All astronauts are profoundly affected by their trips into space but their destination also has a large impact, in fact Gene Cernan (Apollo 17) thinks there are two different space programs: Earth orbit and beyond. In Earth orbit, astronauts feel small compared to the stunningly beautiful Earth and are impressed by the lack of visible political boundaries and the interconnectedness of Earth’s systems. According to White, “The lunar astronaut sees the Earth as small and feels the awesome grandeur of the entire universe.” Michael Collins (Apollo 11) felt that “100,000 miles out” is a perspective that world leaders should experience. Gene Cernan (Apollo 17) had a religious experience while standing on the Moon; what he saw was “too much logic, too much purpose — it was just too beautiful to have happened by accident…”

White believes that the lunar astronaut “begins to sense that an underlying purpose may lie behind it all.” Comparing the symbolism of the famous Earth-rise picture taken from Moon orbit on Apollo 8 (December 1968) to the cross, White suggests that “To millions of Christians all over the planet, the cross is a sign of unity in spite of deep divisions of race, language, and political beliefs. Because symbols work at a subconscious level…it makes sense that this new symbol (lunar Earth-rise) might be having a quiet, though dramatic effect too.”

8. The Noetic Sciences of Apollo 14’s Edgar Mitchell: MIT Doctor of Aeronautics and Astronautics and former U.S. Navy test pilot, Mitchell was the lunar module pilot on the Apollo 14 mission to Fra Mauro along with Alan Shepard, the first American in space.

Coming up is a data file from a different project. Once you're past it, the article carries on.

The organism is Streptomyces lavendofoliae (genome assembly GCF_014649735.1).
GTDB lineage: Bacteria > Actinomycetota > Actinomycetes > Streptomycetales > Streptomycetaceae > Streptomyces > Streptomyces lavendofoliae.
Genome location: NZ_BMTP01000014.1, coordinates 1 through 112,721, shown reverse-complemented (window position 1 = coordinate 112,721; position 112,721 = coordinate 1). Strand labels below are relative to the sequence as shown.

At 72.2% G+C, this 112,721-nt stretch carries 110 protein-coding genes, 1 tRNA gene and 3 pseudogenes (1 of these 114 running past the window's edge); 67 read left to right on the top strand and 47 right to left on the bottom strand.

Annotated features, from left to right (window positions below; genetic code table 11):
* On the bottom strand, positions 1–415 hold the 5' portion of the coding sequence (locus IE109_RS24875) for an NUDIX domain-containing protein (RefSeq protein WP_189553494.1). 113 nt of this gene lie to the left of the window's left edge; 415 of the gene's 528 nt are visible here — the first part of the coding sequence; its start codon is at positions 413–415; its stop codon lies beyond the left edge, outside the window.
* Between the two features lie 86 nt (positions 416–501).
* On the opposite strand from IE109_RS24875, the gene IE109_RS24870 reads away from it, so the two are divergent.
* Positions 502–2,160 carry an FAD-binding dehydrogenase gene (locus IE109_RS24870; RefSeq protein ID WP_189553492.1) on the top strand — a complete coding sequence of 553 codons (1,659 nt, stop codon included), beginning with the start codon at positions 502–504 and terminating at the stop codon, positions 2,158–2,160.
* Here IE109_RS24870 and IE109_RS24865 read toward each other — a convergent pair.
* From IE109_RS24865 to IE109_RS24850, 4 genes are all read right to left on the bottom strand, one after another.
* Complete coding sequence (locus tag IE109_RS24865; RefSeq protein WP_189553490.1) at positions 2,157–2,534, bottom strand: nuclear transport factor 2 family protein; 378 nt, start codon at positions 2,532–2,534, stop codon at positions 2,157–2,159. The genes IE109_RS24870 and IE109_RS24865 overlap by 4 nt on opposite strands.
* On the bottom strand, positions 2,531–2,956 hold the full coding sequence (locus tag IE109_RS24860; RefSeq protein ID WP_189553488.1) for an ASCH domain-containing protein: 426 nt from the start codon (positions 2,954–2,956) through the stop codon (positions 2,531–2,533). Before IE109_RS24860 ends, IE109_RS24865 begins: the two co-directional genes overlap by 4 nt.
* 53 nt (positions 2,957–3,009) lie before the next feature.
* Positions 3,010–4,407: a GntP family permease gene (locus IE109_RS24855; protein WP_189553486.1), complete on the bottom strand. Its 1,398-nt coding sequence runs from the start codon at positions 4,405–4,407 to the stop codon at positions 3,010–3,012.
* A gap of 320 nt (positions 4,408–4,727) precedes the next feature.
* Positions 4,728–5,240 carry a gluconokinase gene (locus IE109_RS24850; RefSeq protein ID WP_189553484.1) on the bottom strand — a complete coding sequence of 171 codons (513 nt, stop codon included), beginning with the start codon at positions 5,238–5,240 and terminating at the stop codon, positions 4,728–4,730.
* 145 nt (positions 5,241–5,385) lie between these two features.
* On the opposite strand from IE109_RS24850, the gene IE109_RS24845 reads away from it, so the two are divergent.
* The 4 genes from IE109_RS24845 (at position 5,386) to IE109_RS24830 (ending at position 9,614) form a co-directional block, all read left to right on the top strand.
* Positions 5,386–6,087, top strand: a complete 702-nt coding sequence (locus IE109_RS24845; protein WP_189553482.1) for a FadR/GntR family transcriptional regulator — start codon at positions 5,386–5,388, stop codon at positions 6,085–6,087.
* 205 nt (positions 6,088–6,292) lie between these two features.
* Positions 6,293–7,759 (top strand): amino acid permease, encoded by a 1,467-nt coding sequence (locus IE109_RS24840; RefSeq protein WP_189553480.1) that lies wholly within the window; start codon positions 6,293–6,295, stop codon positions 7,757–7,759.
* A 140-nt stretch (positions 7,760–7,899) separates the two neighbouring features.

Famous for his interests in consciousness and paranormal phenomena, Mitchell conducted private ESP experiments with friends on Earth while returning from the Moon.

Mitchell also had a religious experience while returning from the Moon, “The presence of divinity became almost palpable, and I knew that life in the universe was not just an accident based on random processes…The knowledge came to me directly.”

In 1973, he co-founded the Institute of Noetic Sciences (Petaluma, CA) to generate interest and conduct research into extended human capacities (e.g., creativity, meditation), integral health and healing (e.g., mind-body medicine, placebo effects), and emerging worldviews (e.g., spiritual awareness, science of wisdom).

Mitchell’s synthesis of science and spirituality in the Institute of Noetic Sciences provides an impressive example of how personal experiences in space can powerfully expand consciousness. This trend should accelerate as we approach the 2015 Maslow Window and more space travelers — government as well as private — experience the cosmos first-hand.

7. New Earths and the Gaia Hypothesis: Planet Earth is the most complex, awe-inspiring system known in the Universe today. From its mysterious magnetic field – core connection, to its earthquake- and volcano-riddled drifting continents and oceans and its chaotic atmospheric and climate processes, as well as its finely-tuned cosmic connections (e.g. Sun, Moon, Jupiter), not to mention its stunning biosphere and the presence of the highest form of life known in the entire Universe: humans the Earth really stands out in the cosmos!